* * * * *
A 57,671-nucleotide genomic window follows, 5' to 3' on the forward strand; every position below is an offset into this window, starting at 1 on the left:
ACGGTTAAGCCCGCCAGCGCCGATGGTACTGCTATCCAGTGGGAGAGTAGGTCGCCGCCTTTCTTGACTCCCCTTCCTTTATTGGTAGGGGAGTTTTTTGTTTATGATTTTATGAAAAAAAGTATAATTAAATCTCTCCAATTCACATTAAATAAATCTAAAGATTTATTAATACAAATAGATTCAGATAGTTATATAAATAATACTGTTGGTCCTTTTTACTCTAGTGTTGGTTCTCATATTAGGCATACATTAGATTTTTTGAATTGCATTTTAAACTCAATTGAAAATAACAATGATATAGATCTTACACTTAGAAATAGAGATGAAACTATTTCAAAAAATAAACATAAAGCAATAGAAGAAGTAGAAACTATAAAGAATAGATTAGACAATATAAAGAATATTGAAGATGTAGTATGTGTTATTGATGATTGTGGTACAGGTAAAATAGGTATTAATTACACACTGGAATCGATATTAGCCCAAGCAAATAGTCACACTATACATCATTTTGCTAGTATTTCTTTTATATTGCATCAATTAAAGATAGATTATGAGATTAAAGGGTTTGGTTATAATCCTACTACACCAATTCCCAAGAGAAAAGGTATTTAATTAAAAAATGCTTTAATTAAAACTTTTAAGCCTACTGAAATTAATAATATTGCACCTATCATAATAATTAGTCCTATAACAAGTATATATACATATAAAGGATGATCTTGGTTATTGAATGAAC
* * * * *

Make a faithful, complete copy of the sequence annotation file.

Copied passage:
A 57,671-nucleotide genomic window follows, 5' to 3' on the forward strand; every position below is an offset into this window, starting at 1 on the left:
ACGGTTAAGCCCGCCAGCGCCGATGGTACTGCTATCCAGTGGGAGAGTAGGTCGCCGCCTTTCTTGACTCCCCTTCCTTTATTGGTAGGGGAGTTTTTTGTTTATGATTTTATGAAAAAAAGTATAATTAAATCTCTCCAATTCACATTAAATAAATCTAAAGATTTATTAATACAAATAGATTCAGATAGTTATATAAATAATACTGTTGGTCCTTTTTACTCTAGTGTTGGTTCTCATATTAGGCATACATTAGATTTTTTGAATTGCATTTTAAACTCAATTGAAAATAACAATGATATAGATCTTACACTTAGAAATAGAGATGAAACTATTTCAAAAAATAAACATAAAGCAATAGAAGAAGTAGAAACTATAAAGAATAGATTAGACAATATAAAGAATATTGAAGATGTAGTATGTGTTATTGATGATTGTGGTACAGGTAAAATAGGTATTAATTACACACTGGAATCGATATTAGCCCAAGCAAATAGTCACACTATACATCATTTTGCTAGTATTTCTTTTATATTGCATCAATTAAAGATAGATTATGAGATTAAAGGGTTTGGTTATAATCCTACTACACCAATTCCCAAGAGAAAAGGTATTTAATTAAAAAATGCTTTAATTAAAACTTTTAAGCCTACTGAAATTAATAATATTGCACCTATCATAATAATTAGTCCTATAACAAGTATATATACATATAAAGGATGATCTTGGTTATTGAATGAAC